Clear the skin carefully from around the vent (anus) avoiding puncturing it and cut the abdominal wall carefully around the rectum. Tie off with twine to seal it. Skin the tail avoiding contamination of the skinned surface with the hide. Raise the carcass free of the floor and finish flaying.
High-throughput plants have overhead rails which convey the carcass from the sticking point to the chills. Hide removal is carried out on the hanging carcass (Figs 34, 35 and 36). The operations are as in the combined horizontal/vertical method, but as it is not possible to reach the hide from ground level more than one operator is needed. A single operator may work with a hydraulic platform which is raised and lowered as required.
Automatic hide pullers are used in high-throughput slaughterhouses. Some types pull the hide down from the hind, others from the shoulders upwards toward the rump.
Automation of hide removal reduces contamination since there is less handling of the carcass and less use of knives. Moving overhead rails also improve hygiene by reducing carcass contact with operators, equipment such as dressing cradles and with each other since carcasses are evenly spaced.
Sheep fleeces can carry large volumes of dirt and faeces into the slaughterhouse. It is impossible to avoid contamination of sheep and lamb carcasses when the fleece is heavily soiled. The fleece or hair must never touch the skinned surface, neither must the operator touch the skinned surface with the hand that was in contact with the fleece.
|34. The leg is freed from the skin and the hock cut off|
|35. Pneumatically operated rotating knives (flayers) speed the removal of the hide from the flanks||36. Flaying knives are used for the more intricate parts of hide removal|
Combined horizontal/vertical method
The animal is turned on its back and cuts are made from the knuckles down the forelegs. The neck, cheeks and shoulders are skinned. The throat is opened up and the gullet (food-pipe) is tied off (see Fig. 41). The skin on the hind legs is cut from the knuckles down to the tail root. The legs are skinned and the sheep is hoisted by a gambrel inserted into the Achilles tendons. A rip is made down the midline and skinning proceeds over the flanks using special knives or the fists (see Fig. 39). The pelt is then pulled down over the backbone to the head. If the head is for human consumption it must be skinned or it will be contaminated with blood, dirt and hairs.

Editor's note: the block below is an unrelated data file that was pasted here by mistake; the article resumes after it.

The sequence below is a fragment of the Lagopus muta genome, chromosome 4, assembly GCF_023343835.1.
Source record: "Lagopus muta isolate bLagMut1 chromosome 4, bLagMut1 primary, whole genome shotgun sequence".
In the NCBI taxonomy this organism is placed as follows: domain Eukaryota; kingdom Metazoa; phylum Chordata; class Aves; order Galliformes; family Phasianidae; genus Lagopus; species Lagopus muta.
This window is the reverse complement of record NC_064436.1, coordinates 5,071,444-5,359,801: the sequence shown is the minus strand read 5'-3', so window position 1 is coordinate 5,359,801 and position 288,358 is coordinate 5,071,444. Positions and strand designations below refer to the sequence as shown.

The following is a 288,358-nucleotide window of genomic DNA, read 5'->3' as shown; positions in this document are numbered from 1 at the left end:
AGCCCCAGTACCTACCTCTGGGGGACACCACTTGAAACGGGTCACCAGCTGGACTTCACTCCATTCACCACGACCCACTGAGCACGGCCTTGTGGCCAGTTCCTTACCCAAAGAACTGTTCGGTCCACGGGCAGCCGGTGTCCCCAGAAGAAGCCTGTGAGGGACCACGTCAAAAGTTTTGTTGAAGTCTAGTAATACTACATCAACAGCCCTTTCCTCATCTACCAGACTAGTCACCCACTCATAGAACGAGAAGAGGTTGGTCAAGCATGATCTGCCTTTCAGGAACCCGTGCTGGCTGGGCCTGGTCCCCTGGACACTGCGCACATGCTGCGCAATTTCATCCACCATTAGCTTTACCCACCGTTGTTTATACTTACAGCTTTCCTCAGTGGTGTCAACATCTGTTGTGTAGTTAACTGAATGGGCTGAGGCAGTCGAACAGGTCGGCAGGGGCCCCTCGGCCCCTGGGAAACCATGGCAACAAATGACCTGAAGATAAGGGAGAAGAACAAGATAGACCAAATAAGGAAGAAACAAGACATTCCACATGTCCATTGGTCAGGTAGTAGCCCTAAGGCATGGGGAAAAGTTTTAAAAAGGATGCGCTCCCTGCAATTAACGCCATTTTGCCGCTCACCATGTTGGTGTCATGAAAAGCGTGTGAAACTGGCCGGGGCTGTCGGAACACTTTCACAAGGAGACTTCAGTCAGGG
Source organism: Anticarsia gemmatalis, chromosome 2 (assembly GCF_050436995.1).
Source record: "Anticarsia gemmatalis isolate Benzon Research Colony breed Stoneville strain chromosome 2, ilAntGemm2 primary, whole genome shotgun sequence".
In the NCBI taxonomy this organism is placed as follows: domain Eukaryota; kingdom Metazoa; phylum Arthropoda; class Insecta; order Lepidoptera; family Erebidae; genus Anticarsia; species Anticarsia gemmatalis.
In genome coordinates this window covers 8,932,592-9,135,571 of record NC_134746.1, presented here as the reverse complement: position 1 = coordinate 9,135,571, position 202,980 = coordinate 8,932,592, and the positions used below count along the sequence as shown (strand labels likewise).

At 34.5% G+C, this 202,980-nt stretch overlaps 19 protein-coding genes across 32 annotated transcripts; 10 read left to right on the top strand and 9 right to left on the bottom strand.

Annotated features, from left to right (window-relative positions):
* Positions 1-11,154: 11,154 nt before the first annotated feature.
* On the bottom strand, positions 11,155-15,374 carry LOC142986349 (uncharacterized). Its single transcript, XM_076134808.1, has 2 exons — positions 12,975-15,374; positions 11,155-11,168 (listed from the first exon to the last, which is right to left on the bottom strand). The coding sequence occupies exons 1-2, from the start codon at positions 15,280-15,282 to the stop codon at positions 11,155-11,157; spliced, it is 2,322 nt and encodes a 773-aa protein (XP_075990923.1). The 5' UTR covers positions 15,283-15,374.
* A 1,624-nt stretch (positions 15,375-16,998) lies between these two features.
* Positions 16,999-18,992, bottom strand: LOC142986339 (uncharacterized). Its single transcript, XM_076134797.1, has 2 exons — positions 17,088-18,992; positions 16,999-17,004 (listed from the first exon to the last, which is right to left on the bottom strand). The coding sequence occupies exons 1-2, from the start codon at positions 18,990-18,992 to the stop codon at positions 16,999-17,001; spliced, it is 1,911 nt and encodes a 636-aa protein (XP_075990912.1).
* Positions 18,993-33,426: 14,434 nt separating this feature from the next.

Moving cratch and rail system. The hanging carcass is lowered on to a horizontal conveyor made up of a series of horizontal steel plates, bowed slightly and divided into sets large enough to cradle a single animal. Two operators usually work together on each lamb performing the legging operations and opening the skin to the stage where it can be pulled off the back. When the gambrel is inserted into the hind legs it is hoisted on to a dressing rail.
At sticking the animal is shackled by one hind-leg and left to bleed. Dressing commences with the free leg which is skinned and the foot removed (Fig. 37). A gambrel is inserted into this leg and hung on a runner on a dressing rail. The second leg is freed from the shackle, skinned and dressed, then hooked on to the other end of the gambrel. The skin is opened down the midline and cleared from the rump.
A spreader frame (a bar U-shaped at each end) spreads the front legs to simplify work on the neck, breast and flanks. The front toes are held in each end of the frame which is then slung up on to a separate travelling hook. The animal is therefore suspended by all four legs belly uppermost (Figs 38 and 39). Skinning continues as in the combined horizontal/vertical method. To clear the shoulders and flanks, the forelegs are freed from the spreader and the feet removed, the animal returning to a vertical position. The skin can now be completely pulled off (Fig. 40), including the head if this is for consumption, though this takes some work with the knife. In both methods, after fleece removal the vent and food-pipe are cleaned and tied off (Fig.41).